Procurement, sourcing, and risk teams need to widen their risk aperture and prioritize continuous monitoring of geopolitical and location risks says Atul Vashistha, Founder and Chairman of Supply Wisdom. He outlines why it's time to transition from periodic risk evaluations to real-time risk intelligence and include operations, ESG, compliance and Nth parties.
As global citizens, our hearts go out to the people and communities directly impacted by the Russian invasion of Ukraine. As procurement, sourcing and risk leaders, we must face the challenge of understanding in real-time how the trickle-down effects of the war will impact our global supply chains in order to minimize disruptions.
Between increasing prices, sanctions and bans, shipping disruptions and more, the impacts are widespread. Here’s what to expect and how full-spectrum, real-time intelligence can mitigate the growing supply chain disruptions.
A Glimpse Into Today’s Supply Chain Crisis
Ukraine is a leading exporter of raw materials, chemical products and machinery. Russia is a major supplier of fuel and energy products, as well as crucial metals. All of this has a large influence on the global supply chain.
Germany, for example, is especially feeling the burn. Its dependence on Russia and Ukraine has slowed down its manufacturing production. Major German companies such as BMW AG, BASF SE, and ThyssenKrupp AG have all warned their businesses will be hit due to rising energy costs and inflation.
A primary supply chain problem lies in semiconductors. More than half of the world’s neon -- a critical gas in semiconductor manufacturing -- is produced in Ukraine. With production there at a standstill, the semiconductor gap that began during the pandemic is expanding. Everything from cars to smartphones is being impacted.
On the transportation front, Russian forces are blocking shipping routes and forcing Ukraine to close ports. As ocean congestion builds, logistics firms are pausing services – causing air freight rates to increase. Backlogs and delays further complicate the situation as companies try to maintain continuity.
Unfortunately, many businesses become aware of their weak links when it’s too late to avoid disruptions. In such a rapidly evolving risk landscape, leaders need a current and deep understanding of their supply chain risk landscape. Resiliency requires the early warning that continuous monitoring and real-time risk intelligence on supply chain risks – including geopolitical and location risks – provides.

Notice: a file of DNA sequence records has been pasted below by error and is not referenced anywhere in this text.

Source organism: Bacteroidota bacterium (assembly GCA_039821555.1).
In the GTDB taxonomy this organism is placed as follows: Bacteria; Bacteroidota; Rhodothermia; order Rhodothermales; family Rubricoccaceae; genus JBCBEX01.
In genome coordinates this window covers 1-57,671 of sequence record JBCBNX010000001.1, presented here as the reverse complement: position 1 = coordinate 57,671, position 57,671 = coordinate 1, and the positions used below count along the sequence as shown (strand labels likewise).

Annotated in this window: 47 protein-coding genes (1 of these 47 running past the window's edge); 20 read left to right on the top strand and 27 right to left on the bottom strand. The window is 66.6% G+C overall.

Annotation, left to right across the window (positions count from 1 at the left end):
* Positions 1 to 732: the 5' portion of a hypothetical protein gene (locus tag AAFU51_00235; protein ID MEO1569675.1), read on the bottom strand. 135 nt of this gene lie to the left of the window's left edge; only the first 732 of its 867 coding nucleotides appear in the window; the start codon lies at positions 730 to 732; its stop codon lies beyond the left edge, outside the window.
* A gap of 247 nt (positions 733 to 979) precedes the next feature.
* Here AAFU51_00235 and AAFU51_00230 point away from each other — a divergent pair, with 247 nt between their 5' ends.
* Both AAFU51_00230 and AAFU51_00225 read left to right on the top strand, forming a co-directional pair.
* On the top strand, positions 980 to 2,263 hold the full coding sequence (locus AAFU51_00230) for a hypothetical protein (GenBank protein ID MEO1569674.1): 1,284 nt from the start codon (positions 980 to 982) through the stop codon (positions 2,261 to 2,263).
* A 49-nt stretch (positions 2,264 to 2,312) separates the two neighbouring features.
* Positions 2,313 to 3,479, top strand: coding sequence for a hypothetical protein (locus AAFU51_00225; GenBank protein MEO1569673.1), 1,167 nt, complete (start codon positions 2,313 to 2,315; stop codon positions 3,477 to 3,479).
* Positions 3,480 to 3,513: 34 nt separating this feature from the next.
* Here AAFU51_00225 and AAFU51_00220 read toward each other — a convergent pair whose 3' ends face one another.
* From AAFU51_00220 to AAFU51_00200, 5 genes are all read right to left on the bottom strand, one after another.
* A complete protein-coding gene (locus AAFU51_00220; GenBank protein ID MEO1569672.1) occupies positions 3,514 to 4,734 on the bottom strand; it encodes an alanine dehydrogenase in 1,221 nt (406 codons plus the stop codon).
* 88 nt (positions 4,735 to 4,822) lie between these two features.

Geopolitical and Location Risks in Supply Chain Management
At the same time that supply chains are increasingly globally interconnected, the global geopolitical risk landscape is becoming more complex. Similar to what we saw in the Cold War, we are approaching another repositioning of alliances and partnerships, such as Ukraine’s application to join the European Union. This changing landscape requires procurement, sourcing, and risk teams to widen their risk aperture and prioritize continuous monitoring of geopolitical and location risks.
Both the pandemic and the war in Ukraine have exposed the fact that many companies lack deep and current visibility into supplier operations overseas – especially suppliers of suppliers or Nth parties. When geopolitical tension rises or a location risk such as an extreme weather event unfolds, these businesses are forced to react after the fact. By then, the damage is done, and it’s too late to proactively mitigate the risks.
Another long-term risk to consider is the impact of sanctions on suppliers and partners. China, for example, has stated it will not join in the West’s sanctions on Russia. This poses the question; will Russia try to get around the sanctions by funneling their wheat and other resources through China? And if one of America’s largest trading partners is not willing to align with these sanctions, how will that affect commerce? Will sanctions be expanded to those who are supporting Russia?
Today’s technology makes continuous monitoring a reality. Imagine the ability to quickly assess the risk of a third party without having to spend months completing a lengthy assessment questionnaire. The most advanced solutions leverage automation, artificial intelligence, and data science to provide real-time risk intelligence making this possible today. Unfortunately, most companies continue to rely on legacy outdated practices that are unable to keep up with the pace of today’s rapidly-evolving risk landscape.
The Key to Resilience: Real-Time Risk Intelligence
Many procurement and sourcing teams are making critical decisions based on point-in-time assessments with risk data collected months ago. This data is quickly stale and fails to provide an accurate view of today’s risk landscape. Adding to this shortcoming is the limited view of risks covered by these assessments. The data typically only covers financial and cyber risks – leaving geopolitical and location-based risks completely out of the picture.
It’s time to modernize our approach. Avoiding supply chain disruptions requires that global businesses do two things.
Firstly, it’s critical to transition from periodic risk evaluations to real-time, risk intelligence as point-in-time data is quickly stale.
Secondly, the aperture of the types of threats monitored must be widened. Geopolitical and location risks are only the tip of the iceberg. Without visibility into operations, ESG, compliance, Nth parties and more, businesses are unnecessarily exposed.
The Road Ahead
Volatility is on the rise. No matter how the war in Ukraine pans out, the fact is geopolitical tension and location-based risks are increasing.
Sourcing and procurement must remain agile. Review your risk management strategy and ensure it prioritizes real-time, full-spectrum risk intelligence. Seeing the full picture as it changes in real-time and all its interdependencies is crucial for building and maintaining resiliency.